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Forget Galaxy Z Fold 2: Samsung's next foldable could actually be affordable

(Image credit: Tom's Guide)

Initial durability qualms about the original Galaxy Fold aside, Samsung is making excellent foldable phones now. But foldables' biggest problem — and what stands in the way of their mainstream adoption — is that they're still just too expensive.

Thankfully, the technology used to make phone screens fold into compact designs is becoming more reliable and less costly to manufacture all the time, and a new story from Samsung-focused blog SamMobile suggests the tech giant may soon unveil a reasonably affordable spin on its foldable phones.

SamMobile reports that it's heard Samsung "has a new device in the pipeline and it might be a foldable smartphone," based on the model number tied to the mystery handset. The designation — SM-F415 — aligns with the numbers assigned to the Galaxy Fold and Galaxy Z series, all of which bore "F" in Samsung's internal naming structure.

The report doesn't have much else to share on SM-F415, except for the fact it'll come with either 64GB or 128GB of built-in storage and be offered in black, green and blue colors.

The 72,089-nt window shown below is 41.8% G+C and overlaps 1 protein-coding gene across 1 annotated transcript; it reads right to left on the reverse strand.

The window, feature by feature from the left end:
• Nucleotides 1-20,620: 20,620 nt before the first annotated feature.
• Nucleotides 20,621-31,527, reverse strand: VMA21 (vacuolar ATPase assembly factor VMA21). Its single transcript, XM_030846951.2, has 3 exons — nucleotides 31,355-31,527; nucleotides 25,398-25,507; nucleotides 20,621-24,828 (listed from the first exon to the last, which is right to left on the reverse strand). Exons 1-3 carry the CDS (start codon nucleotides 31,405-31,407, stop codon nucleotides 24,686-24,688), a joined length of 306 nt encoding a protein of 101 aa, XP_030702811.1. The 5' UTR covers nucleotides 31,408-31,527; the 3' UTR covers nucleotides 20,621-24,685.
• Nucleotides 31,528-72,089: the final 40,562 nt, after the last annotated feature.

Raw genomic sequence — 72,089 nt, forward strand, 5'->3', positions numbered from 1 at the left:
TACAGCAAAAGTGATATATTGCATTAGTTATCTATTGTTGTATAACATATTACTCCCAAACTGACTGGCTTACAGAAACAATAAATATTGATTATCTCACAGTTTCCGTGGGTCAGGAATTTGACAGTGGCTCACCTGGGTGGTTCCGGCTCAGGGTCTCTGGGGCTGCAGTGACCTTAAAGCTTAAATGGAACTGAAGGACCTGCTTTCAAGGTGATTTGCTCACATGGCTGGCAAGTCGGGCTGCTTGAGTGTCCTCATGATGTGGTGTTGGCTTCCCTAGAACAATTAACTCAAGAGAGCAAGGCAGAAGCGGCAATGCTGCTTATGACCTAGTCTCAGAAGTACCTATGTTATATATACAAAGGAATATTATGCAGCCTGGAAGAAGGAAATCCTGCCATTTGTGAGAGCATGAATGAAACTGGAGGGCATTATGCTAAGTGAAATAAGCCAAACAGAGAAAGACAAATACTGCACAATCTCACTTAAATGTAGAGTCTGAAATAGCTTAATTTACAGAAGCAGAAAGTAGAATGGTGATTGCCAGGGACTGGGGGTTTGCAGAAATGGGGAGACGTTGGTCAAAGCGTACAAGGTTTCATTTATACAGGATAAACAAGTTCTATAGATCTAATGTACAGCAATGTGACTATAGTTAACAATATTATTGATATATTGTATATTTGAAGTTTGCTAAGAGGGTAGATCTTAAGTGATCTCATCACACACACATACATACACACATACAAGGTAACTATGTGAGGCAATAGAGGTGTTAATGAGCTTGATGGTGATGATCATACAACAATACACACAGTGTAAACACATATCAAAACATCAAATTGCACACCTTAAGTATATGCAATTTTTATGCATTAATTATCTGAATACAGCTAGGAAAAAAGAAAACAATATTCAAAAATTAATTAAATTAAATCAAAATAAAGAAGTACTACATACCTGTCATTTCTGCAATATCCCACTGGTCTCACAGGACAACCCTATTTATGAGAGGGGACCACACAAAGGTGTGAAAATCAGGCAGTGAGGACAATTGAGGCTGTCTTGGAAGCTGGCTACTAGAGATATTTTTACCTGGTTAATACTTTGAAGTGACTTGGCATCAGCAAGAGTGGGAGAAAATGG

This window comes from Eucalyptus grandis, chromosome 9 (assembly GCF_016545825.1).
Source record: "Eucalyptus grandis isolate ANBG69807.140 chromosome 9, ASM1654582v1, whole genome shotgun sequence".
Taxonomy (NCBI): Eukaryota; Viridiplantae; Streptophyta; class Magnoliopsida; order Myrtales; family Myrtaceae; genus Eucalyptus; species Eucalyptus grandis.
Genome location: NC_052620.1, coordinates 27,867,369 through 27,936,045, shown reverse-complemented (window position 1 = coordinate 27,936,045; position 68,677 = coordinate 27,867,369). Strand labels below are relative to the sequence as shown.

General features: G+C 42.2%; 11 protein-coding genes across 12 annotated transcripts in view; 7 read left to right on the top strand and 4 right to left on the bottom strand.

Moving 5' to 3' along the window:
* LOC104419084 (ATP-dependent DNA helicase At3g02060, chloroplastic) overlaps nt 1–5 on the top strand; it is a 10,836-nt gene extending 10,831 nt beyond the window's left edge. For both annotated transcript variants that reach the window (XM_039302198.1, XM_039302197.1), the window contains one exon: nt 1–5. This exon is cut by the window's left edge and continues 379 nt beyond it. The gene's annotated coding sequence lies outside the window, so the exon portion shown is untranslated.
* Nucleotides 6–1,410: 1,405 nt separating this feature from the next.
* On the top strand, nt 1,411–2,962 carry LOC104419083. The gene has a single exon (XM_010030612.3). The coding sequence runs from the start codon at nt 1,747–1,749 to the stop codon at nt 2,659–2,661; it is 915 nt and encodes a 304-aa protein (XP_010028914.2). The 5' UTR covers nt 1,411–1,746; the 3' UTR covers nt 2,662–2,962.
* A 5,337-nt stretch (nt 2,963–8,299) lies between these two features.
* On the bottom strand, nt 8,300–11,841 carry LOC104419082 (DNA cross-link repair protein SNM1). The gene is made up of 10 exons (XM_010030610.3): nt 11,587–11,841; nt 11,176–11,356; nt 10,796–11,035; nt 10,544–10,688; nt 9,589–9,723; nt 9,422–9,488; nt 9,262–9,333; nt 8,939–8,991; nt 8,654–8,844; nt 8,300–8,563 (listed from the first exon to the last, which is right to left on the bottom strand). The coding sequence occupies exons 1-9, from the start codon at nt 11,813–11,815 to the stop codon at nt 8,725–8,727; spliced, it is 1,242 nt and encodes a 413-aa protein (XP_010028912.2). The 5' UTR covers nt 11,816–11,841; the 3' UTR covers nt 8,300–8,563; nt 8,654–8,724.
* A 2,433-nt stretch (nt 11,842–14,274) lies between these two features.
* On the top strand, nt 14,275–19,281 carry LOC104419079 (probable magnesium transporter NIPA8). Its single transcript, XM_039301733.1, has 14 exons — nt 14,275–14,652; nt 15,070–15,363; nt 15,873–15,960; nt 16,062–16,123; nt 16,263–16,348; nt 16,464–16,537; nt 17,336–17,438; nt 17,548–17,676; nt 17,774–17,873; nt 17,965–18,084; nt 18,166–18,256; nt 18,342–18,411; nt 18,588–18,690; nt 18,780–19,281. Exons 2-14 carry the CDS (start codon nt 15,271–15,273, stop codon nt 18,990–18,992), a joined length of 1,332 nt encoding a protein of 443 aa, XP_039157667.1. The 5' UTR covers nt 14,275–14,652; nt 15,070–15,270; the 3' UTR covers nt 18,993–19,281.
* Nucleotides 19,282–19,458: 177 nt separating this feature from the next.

The 64GB configuration is especially telling here; modern high-end phones (and even made mid-range devices) pack at least 128GB of storage standard, so offering 64GB at the base level fuels the theory that this could be a cheaper alternative to Samsung's pricey foldables.

Indeed, if Samsung wants to offer an affordable folding phone, there's a lot of expensive hardware inside the Galaxy Z Flip the company can cut to pursue a lower price. All Galaxy Z models release thus far feature Snapdragon 8-series chipsets, which are the fastest and most powerful Qualcomm manufactures. However, there are cheaper 6- and 7- series options available, and they're not slouches, either. Some even make provisions for 5G connectivity.

Samsung could also repurpose camera technology from its midrange Galaxy A series, rather than porting over the highly complex and sophisticated imaging technology current offered in the Galaxy Note 20 and Galaxy S20 lines.

Keep the RAM and storage to a minimum, perhaps use materials like plastic instead of metal and glass, and build in a lower-resolution screen, and one would imagine Samsung could sell such a device with a foldable screen at or around the $1,000 mark, considering the $1,380 starting price of the Galaxy Z Flip. That could just be cheap enough to earn mainstream interest, while also pulling the rug out from under the Motorola Razr 2.

The first-generation Razr cost $1,500, but offered underwhelming hardware and questionable build quality that contradicted its extremely high price. Samsung's take on a similarly-specced phone, however, coupled with the company's industry-leading foldable technology, would ideally strike the ideal balance of price, performance and design for the masses.

Or at least, that's what we'd like to see. Devices like the Galaxy Z Fold 2 are surely exciting, but they won't accelerate the rise of foldables until they slide in at prices people are willing to pay. Let's hope Samsung intends to pull that off with this unnamed device.